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Finding the Right College Setting

by Head Above Music

The Not-So-Liberal Arts, Part 2:
Finding the Right College Setting
Stephen Brown
Seward, NE

In my previous article I discussed my experience in high school and some difficulties I encountered regarding today’s pressure on students to pick a major but lack of encouragement when said major is in the arts.  I also gave some pointers that would have helped me and that I hoped helped readers.  In this part of my Not-So-Liberal-Arts series, I will do more of the same, but focus on selecting a college by location and opportunity, the next step towards a successful arts venture.

Perhaps the most important and difficult decision you must make is how far you’ll go from home for your degree program.  For me, a person who was going straight from high school into college, it was clear I couldn’t just jump across the country like it was nothing when I’d never lived anywhere but home.  Luckily, I was honest with myself and knew that this would be my first time living on my own, getting around on my own, and getting a sense of who I was when I was on my own, so I put the kibosh on anything requiring plane travel (I’m terrified of planes in the first place; I call them buses with wings) and was not about to make my first flight be to a strange city I knew nothing of, trying to get off the plane alone at the other end without needing paramedics on standby.

This narrowed it down to car travel and I decided I’d stay in my home state of Nebraska or consider the closest neighboring states (South Dakota, Iowa, or Kansas).  In short order Kansas was ruled out and so were the other states, unless it was a matter of hopping over the Missouri River.  I am very close to my family (and pets) and knew I wanted the freedom to hop in my Chevy and go home at a moment’s notice should I need it (which I often did).  I don’t regret for a second that I made this decision.  I gained independence in a number of ways while keeping within a certain realm of the familiar that gave me comfort and the added benefit of the courage to take chances.  To put it in another way, it was this comfort zone that emboldened me to go out of my comfort zone.  Soon I’d be doing things I’d never done before and feeling empowered.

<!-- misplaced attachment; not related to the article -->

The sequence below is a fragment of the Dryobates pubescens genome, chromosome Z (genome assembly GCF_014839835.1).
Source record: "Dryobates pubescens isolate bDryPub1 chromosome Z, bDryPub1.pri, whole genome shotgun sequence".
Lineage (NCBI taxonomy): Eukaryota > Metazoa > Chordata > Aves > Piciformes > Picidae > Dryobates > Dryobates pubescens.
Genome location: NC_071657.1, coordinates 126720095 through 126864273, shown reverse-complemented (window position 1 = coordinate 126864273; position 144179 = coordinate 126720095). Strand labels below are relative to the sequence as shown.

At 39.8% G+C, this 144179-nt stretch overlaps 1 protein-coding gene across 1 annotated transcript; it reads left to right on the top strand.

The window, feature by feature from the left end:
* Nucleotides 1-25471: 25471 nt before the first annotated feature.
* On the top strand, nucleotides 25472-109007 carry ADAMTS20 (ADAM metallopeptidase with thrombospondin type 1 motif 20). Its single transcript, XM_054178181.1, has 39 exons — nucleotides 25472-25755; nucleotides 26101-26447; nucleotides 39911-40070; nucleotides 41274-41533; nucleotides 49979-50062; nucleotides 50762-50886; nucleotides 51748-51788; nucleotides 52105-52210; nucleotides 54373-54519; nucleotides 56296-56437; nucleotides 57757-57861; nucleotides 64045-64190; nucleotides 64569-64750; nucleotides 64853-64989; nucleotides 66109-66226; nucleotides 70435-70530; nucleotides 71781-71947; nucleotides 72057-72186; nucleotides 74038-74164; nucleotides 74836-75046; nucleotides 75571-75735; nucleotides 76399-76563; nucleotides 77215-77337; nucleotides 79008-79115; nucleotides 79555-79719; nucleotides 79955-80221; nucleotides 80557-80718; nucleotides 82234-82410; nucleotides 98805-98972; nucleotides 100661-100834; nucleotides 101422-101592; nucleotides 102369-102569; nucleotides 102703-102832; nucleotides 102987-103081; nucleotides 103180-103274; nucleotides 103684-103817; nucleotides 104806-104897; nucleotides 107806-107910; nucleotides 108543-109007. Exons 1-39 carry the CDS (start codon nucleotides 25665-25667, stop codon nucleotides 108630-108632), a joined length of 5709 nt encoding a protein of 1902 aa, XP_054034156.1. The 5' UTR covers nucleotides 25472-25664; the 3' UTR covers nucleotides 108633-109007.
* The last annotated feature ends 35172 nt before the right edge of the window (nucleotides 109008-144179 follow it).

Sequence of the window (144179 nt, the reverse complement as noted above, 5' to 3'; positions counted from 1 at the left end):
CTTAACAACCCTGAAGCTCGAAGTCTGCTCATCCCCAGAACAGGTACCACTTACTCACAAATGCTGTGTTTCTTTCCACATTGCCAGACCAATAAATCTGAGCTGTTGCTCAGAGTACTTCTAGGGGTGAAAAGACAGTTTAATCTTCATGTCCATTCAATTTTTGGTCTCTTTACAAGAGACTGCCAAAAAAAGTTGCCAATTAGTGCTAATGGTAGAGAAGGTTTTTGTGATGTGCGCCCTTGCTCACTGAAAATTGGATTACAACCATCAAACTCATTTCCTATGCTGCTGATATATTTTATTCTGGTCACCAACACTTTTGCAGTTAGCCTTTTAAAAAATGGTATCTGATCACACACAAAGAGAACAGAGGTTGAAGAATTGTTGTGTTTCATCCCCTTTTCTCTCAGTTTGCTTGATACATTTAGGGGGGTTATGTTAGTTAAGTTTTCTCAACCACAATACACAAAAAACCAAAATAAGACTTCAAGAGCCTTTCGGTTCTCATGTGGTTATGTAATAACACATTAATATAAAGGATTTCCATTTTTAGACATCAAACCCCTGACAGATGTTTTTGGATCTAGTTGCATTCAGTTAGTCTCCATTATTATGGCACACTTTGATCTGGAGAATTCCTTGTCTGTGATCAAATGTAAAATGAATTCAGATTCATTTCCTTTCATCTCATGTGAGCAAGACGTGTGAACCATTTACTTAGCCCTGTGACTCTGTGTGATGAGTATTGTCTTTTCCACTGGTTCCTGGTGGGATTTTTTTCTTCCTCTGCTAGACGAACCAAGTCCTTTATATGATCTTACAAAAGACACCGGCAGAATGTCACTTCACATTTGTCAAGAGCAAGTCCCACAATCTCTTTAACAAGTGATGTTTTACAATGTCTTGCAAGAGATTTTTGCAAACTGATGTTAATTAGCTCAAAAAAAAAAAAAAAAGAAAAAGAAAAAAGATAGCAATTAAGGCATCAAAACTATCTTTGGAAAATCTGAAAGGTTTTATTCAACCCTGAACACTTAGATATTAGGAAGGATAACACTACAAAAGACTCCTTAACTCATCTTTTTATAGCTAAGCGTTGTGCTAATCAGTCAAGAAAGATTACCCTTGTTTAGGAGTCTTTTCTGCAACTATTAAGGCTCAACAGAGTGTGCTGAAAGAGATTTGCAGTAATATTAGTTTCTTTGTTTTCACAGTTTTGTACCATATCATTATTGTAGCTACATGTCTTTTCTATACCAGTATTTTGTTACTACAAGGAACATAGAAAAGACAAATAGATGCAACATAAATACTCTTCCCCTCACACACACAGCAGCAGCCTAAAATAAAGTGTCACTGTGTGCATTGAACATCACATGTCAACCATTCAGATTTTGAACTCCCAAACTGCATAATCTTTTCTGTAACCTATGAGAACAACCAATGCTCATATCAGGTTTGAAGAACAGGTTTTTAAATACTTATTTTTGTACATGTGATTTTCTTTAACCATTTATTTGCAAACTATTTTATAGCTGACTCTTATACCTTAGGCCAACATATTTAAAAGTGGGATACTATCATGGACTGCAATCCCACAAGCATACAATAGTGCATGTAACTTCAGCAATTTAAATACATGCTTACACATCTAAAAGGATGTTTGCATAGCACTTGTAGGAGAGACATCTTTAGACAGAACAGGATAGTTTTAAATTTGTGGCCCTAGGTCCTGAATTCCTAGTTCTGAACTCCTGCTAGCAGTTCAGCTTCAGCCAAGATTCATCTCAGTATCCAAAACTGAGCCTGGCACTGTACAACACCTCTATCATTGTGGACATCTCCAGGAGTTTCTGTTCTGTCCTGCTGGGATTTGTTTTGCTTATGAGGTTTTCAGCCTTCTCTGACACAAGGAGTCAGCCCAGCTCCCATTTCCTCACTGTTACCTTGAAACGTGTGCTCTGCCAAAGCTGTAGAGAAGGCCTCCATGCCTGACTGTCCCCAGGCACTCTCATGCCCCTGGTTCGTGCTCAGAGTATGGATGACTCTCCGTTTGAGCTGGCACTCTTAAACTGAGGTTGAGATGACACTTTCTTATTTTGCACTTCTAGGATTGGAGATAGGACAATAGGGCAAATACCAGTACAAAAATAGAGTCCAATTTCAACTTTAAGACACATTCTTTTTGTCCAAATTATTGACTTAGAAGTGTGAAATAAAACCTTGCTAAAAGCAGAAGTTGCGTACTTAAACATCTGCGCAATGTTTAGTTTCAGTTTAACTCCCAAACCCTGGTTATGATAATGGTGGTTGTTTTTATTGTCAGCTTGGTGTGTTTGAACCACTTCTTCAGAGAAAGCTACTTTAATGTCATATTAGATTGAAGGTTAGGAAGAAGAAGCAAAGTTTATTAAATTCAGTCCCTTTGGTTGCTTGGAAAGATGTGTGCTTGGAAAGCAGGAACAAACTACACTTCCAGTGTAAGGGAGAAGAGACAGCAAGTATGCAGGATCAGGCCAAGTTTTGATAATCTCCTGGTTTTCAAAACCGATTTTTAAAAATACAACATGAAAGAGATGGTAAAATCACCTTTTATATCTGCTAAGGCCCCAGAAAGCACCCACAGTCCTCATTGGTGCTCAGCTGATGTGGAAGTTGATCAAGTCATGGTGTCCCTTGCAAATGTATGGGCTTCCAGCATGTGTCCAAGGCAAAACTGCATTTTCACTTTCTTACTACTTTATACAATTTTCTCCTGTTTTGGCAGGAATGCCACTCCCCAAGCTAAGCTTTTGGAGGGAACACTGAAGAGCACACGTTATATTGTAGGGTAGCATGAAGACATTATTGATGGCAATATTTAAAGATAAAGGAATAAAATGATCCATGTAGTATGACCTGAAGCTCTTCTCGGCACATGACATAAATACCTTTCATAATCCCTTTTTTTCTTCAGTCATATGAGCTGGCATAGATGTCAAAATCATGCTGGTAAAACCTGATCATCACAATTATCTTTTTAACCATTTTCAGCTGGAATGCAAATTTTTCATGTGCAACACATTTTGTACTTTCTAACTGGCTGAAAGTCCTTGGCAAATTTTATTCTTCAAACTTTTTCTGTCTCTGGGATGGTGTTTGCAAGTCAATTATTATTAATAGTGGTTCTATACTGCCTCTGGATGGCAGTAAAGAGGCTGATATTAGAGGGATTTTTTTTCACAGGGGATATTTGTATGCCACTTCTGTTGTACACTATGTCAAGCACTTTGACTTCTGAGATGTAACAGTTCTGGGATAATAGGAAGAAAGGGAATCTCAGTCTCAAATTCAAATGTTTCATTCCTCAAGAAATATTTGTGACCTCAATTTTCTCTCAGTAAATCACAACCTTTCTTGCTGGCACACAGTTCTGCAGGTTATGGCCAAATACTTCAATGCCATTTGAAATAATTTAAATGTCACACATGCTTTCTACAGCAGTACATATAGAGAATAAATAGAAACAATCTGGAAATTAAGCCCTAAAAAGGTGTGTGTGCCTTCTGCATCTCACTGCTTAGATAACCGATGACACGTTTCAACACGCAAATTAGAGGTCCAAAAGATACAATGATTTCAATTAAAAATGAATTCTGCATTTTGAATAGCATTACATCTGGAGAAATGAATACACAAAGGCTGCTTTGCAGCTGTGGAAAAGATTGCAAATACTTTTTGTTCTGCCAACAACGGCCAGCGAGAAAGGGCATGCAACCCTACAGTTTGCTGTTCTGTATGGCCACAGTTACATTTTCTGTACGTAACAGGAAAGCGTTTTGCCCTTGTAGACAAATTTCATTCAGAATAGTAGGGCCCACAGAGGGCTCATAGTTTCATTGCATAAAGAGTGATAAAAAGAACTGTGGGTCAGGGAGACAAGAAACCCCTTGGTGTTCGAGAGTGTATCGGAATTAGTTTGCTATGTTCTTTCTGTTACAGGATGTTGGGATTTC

I say all this to give you an idea of the appropriate thought process to narrow things down.  It would be no different if, instead of looking for a school, you were looking for a music career.  Where you go really can determine where you’ll go.  In other words, your success or lack thereof is dependent upon finding a place that nourishes what makes you you. If you know you’d never want to live somewhere, have no interest in the distance involved, and don’t feel a good “fit” with the local music scene, forcing yourself to go may only cause frustration that shuts you down mentally and artistically, even discouraging you from your path altogether.  (How many people drop everything to fly to New York to “make it big” and find a city packed with people who have the same dreams and not enough jobs to go around?  Yes, it’s the home of Radio City Music Hall, Broadway, Carnegie, TV networks and radio mega-stations, to name a few, but life isn’t a movie and even people with advanced degrees and tons of experience get told they’re not wanted by schools, theaters, media outlets, local gigs, you name it, simply because they’re one of thousands of ants trying to nab the same cube of sugar.)

On the flip side, don’t assume that going to the middle of nowhere is going to help you either.  Yes, there are thousands of cities and small towns dying for artists for churches, schools, live gigs, local entertainment, community theaters, and more, but being wanted doesn’t equal making a living.  No-name towns don’t exactly do a lot to improve your resume, no matter how many versions of Grease you were in.  Picking a college with an art scene on life support is bound to put your potential there as well.